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Have you been so busy or just unmotivated early this summer? So much so that you couldn’t even bear the thought of planting anything earlier this spring? It’s not too late if you’re still toying with growing-your-own vegetables and fruit this end of summer - there are options.
Just started your GIY (Grow it Yourself) project earlier this year? Looking to keep the momentum going? Here's some advice for you to keep the food plot busy up to Autumn.
Here are some handy resources for getting more detailed gardening advice
The first week of August, ideally 5 to 7 August, is critical for any late summer/ autumn and winter planting. The trick is to know when the first frost will likely appear so you can plant later in a milder temperate climate.
If you want to plant crops in time for late autumn or early winter harvests, your sowing start date should be 6-8 weeks before the likely date for the first frost.
You can plant a wide range of cool-season crop varieties that can begrownd to reach maturity when the weather is cool.
Did you know that you can still sow quick maturing salad crops?
Here are some options:
For most summer salad variations, you can keep planting the bases of your lettuce heads after letting them regenerate some roots in a jar of water. Keep plucking leaves - as and when you need them.
Lettuce works well in cooler weather as long as there is no frost. This is because its leaves are quite delicate and may get scorched in hot weather - the tips may get burnt and taste bitter.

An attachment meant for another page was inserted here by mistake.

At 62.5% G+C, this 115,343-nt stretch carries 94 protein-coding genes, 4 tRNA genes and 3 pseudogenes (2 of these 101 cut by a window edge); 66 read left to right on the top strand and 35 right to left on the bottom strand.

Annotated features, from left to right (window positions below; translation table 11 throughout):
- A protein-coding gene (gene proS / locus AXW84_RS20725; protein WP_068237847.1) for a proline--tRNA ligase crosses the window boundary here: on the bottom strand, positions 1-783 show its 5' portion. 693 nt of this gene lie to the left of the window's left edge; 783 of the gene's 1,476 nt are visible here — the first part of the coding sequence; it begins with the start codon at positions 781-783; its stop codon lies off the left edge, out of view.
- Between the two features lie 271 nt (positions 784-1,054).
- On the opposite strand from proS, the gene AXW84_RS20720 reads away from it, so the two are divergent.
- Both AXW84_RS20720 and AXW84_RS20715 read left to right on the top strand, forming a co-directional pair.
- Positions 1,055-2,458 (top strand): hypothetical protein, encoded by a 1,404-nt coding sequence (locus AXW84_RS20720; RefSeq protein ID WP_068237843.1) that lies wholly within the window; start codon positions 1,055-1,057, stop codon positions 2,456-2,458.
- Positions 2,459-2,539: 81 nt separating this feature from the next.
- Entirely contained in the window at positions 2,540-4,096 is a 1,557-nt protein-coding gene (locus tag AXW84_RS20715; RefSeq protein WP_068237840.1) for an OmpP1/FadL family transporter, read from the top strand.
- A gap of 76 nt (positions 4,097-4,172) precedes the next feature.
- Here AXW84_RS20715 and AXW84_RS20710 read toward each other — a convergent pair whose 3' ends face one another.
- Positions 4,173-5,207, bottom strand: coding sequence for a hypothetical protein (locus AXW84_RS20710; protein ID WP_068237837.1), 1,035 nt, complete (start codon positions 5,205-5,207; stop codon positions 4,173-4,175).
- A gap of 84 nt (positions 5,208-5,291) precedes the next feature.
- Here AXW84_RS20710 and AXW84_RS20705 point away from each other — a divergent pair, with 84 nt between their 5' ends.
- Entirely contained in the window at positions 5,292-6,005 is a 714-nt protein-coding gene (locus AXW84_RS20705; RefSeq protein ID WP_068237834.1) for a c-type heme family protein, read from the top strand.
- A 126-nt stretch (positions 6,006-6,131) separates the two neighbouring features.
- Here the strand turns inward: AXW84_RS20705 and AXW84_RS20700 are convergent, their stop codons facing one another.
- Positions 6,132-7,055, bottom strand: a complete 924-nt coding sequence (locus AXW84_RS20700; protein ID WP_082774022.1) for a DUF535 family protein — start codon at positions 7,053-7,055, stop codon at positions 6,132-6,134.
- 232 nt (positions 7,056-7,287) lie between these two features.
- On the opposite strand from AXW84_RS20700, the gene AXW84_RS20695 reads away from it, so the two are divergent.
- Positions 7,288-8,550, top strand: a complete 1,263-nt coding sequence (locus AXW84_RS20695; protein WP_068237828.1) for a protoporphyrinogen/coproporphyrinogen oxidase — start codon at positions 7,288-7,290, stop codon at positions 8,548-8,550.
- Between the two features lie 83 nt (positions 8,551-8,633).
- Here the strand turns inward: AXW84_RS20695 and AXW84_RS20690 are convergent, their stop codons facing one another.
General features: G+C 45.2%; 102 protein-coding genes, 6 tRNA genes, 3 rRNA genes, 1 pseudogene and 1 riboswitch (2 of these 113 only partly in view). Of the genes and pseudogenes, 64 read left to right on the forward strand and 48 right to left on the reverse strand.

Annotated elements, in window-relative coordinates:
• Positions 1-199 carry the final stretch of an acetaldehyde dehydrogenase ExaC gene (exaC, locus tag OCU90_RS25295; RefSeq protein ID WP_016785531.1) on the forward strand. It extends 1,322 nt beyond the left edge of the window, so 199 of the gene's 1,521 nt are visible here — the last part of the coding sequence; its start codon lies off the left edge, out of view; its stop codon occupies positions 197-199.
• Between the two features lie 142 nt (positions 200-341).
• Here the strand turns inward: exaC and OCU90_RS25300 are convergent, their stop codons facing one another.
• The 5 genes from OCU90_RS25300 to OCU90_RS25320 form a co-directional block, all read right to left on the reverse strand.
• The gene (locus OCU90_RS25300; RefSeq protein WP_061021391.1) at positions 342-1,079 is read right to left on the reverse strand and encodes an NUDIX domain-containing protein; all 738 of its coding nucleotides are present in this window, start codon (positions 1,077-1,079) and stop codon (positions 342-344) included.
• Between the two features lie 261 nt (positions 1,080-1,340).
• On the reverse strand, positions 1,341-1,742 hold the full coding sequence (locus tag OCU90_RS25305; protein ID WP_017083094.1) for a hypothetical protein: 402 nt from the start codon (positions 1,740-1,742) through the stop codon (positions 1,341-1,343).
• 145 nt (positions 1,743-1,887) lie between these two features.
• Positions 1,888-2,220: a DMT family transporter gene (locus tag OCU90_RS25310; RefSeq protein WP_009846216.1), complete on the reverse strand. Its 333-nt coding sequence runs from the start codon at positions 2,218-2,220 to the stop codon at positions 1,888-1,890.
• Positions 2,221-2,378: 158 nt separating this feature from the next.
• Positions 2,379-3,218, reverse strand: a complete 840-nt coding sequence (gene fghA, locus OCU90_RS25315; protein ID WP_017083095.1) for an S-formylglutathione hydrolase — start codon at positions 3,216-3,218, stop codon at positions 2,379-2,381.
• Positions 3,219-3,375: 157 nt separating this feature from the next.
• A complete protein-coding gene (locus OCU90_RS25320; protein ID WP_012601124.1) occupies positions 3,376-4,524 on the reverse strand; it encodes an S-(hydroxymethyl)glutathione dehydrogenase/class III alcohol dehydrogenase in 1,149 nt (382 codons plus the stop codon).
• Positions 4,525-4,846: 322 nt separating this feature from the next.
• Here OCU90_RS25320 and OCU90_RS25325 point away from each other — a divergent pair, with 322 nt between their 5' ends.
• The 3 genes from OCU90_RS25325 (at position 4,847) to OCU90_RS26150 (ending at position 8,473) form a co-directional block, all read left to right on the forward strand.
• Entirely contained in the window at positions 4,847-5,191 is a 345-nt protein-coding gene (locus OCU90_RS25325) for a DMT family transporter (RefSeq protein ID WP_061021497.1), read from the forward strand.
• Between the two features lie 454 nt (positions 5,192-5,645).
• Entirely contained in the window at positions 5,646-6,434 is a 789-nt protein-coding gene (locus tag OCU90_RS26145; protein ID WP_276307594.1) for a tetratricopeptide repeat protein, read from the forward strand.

Because they regenerate and grow so fast, you can keep planting varieties like lettuce and spinach between 8 weeks - 2 weeks before the first frost. The later harvest may be smaller and used as baby greens in late autumn.
You can also keep sowing new rounds of the following
Did you know the cooler weather is essential for making vegetables like carrots taste better? As the temperatures dip, the plants' starches start turning into sugar.
When planting turnips, there are many more varieties to consider. There are Oriental varieties, smaller rooted turnips, and dwarf varieties that do not need much growing time.
You can harvest turnips close to autumn. They can be used in salads or garnish. The French cook them braised with chicken stock and butter in casseroles. The tops of young baby turnips can be used as a succulent green vegetable.
Don’t forget, turnips and beetroots can also be pickled.
Did you know …Cabbages love cool weather? They come from the plants in the Cole or brassica family. So they are perfect for August planting.
These vegetable varieties include
Kale varieties are very hardy in wintery weather. They may need some cover when it’s cold, but you could still have kale to eat fresh all winter.
There are also quick-growing herbs you can plant in from existing supermarket batches.
Some Herbs can weather through the winter, like Bay plants and Rosemary. However, more delicate leafy herb varieties must be brought inside when the weather turns frosty for all-year use.
Examples of Herbs you can grow in late Summer:
If early random frosty nights appear well before the winter, then be quick to protect your crops with a fabric frost cover, temporary shelter, or a flexible structure that acts like a temporary polytunnel.
You can invest in accessories to keep the growing weather longer or to protect your plants from early frost. For example, get row covers made of a lightweight fabric designed to protect plants from frost damage. These materials also allow sun, moisture and air to pass through simultaneously.
There are also more structured devices such as cold frames and low tunnels that can insulate plants from cold weather.